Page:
The Anglo-Saxon Chronicle, which documents life at the turn of the last Millennium, has surprisingly little to say about so life-changing an event as William the Conqueror's invasion of England. That we know so much about the events before and during 1066 is due to William's half-brother Odo, Bishop of Bayeux, who commissioned a tapestry to commemorate the conquest of England.
Two hundred and thirty feet long and twenty inches wide, embroidered with coloured woollen threads on linen, the Bayeux Tapestry tells the story of Edward the Confessor, Harold and William of Normandy in pictures and text.
How Edward left his lands, how Harold was shipwrecked and rescued by William before taking England's crown when Edward died, how William built his ships, how he dressed, what horses he rode, what he ate and how the battle between Normans and Anglo-Saxons played out is all depicted in vivid detail.
From the style and the sympathetic treatment of the English in the displays, it is thought that the tapestry was made in Canterbury, but we first hear of it in the 15th century, when it is listed as part of the inventory of Bayeux cathedral. It was almost lost during the French revolution, but was rescued and survived more or less intact to the present day.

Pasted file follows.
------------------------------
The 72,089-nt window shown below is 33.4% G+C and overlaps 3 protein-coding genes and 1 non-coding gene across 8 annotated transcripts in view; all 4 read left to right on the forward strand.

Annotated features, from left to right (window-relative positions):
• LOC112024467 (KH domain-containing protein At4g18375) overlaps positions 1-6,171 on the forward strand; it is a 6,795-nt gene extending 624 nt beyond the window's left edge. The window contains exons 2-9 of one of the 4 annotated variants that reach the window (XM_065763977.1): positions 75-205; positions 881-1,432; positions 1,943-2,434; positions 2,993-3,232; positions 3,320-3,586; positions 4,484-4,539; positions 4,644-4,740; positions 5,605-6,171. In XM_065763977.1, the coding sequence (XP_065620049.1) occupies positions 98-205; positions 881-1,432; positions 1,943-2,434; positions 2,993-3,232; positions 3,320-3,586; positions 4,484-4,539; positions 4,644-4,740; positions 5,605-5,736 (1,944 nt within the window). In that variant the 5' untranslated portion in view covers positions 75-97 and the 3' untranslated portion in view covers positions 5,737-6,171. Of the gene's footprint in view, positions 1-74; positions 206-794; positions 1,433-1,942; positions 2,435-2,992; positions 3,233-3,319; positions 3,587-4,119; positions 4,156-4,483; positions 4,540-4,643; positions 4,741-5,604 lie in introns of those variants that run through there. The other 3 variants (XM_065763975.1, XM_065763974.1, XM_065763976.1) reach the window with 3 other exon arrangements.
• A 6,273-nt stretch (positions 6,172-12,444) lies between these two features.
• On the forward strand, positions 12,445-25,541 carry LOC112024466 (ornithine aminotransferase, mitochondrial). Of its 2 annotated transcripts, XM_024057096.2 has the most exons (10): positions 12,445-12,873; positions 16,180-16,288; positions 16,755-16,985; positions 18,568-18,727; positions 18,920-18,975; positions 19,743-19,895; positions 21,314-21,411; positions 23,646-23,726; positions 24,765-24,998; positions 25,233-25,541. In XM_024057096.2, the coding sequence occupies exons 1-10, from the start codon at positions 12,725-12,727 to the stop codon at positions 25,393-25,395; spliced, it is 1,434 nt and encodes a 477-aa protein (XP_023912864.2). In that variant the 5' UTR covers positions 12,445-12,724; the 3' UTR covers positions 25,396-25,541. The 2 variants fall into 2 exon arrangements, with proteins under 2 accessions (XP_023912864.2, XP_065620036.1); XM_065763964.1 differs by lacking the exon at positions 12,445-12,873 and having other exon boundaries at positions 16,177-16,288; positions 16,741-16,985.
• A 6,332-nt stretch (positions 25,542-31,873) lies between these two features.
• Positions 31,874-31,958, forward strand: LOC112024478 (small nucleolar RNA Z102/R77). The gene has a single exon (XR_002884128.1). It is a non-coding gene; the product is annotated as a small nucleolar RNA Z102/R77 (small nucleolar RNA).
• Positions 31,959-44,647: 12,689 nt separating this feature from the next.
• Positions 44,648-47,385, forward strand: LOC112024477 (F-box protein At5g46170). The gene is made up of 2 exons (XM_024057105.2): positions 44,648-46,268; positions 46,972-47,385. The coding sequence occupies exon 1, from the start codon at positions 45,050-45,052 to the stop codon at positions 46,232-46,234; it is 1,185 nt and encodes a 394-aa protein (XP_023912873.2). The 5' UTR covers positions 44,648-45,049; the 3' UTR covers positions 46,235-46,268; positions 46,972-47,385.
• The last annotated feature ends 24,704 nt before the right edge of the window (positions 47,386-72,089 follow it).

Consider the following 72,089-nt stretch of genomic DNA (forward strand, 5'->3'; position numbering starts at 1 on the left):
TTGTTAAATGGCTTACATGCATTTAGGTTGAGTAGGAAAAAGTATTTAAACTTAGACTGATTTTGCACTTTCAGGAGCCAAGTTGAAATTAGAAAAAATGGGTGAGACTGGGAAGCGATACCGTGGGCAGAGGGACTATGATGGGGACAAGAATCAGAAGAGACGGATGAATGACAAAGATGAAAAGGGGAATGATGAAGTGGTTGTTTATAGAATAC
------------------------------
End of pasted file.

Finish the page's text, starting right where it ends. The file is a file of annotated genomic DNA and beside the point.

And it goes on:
During the Victorian era, Elizabeth Wardle, a skilled embroideress of the Leek Embroidery Society in Staffordshire, had the idea of replicating the tapestry "so that England should have a copy of its own".
She recruited other members from the Leek Embroidery Society, as well as women from Derbyshire, Birmingham, Macclesfield and London to work on the project. And in little over a year, it was complete.
Today, this copy is kept at the Bayeux Gallery of the Reading Museum. If you can't make it to Reading, their website allows you to look at the whole tapestry, scene by scene.
This is absolutely fabulous and should not be left out. Every time you mix art with history, you're bound to get something amazing. Both the original tapestry and the Victorian replica are fascinating pieces of work. There's also a more recent tapestry in glorious colour, made by the very talented Annette Banks. And now.. there's an animated version using the images from the Norman original.